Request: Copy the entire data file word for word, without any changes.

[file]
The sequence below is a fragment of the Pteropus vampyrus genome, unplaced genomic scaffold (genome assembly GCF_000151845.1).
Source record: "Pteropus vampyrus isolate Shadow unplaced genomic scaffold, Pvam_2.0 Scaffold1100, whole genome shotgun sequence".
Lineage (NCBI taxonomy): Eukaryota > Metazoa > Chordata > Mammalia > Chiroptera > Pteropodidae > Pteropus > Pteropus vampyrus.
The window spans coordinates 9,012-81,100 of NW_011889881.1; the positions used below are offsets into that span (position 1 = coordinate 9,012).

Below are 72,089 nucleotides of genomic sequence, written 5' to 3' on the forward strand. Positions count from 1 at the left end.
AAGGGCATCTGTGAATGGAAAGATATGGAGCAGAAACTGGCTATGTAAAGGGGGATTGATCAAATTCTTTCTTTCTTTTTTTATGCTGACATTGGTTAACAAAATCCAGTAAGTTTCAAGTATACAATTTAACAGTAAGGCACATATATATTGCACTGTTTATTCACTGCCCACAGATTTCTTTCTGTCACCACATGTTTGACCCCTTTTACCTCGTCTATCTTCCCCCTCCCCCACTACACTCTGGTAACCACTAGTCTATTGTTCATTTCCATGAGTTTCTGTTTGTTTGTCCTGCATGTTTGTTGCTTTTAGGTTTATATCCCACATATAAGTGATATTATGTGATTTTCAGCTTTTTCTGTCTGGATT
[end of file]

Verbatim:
The sequence below is a fragment of the Pteropus vampyrus genome, unplaced genomic scaffold (genome assembly GCF_000151845.1).
Source record: "Pteropus vampyrus isolate Shadow unplaced genomic scaffold, Pvam_2.0 Scaffold1100, whole genome shotgun sequence".
Lineage (NCBI taxonomy): Eukaryota > Metazoa > Chordata > Mammalia > Chiroptera > Pteropodidae > Pteropus > Pteropus vampyrus.
The window spans coordinates 9,012-81,100 of NW_011889881.1; the positions used below are offsets into that span (position 1 = coordinate 9,012).

Below are 72,089 nucleotides of genomic sequence, written 5' to 3' on the forward strand. Positions count from 1 at the left end.
AAGGGCATCTGTGAATGGAAAGATATGGAGCAGAAACTGGCTATGTAAAGGGGGATTGATCAAATTCTTTCTTTCTTTTTTTATGCTGACATTGGTTAACAAAATCCAGTAAGTTTCAAGTATACAATTTAACAGTAAGGCACATATATATTGCACTGTTTATTCACTGCCCACAGATTTCTTTCTGTCACCACATGTTTGACCCCTTTTACCTCGTCTATCTTCCCCCTCCCCCACTACACTCTGGTAACCACTAGTCTATTGTTCATTTCCATGAGTTTCTGTTTGTTTGTCCTGCATGTTTGTTGCTTTTAGGTTTATATCCCACATATAAGTGATATTATGTGATTTTCAGCTTTTTCTGTCTGGATT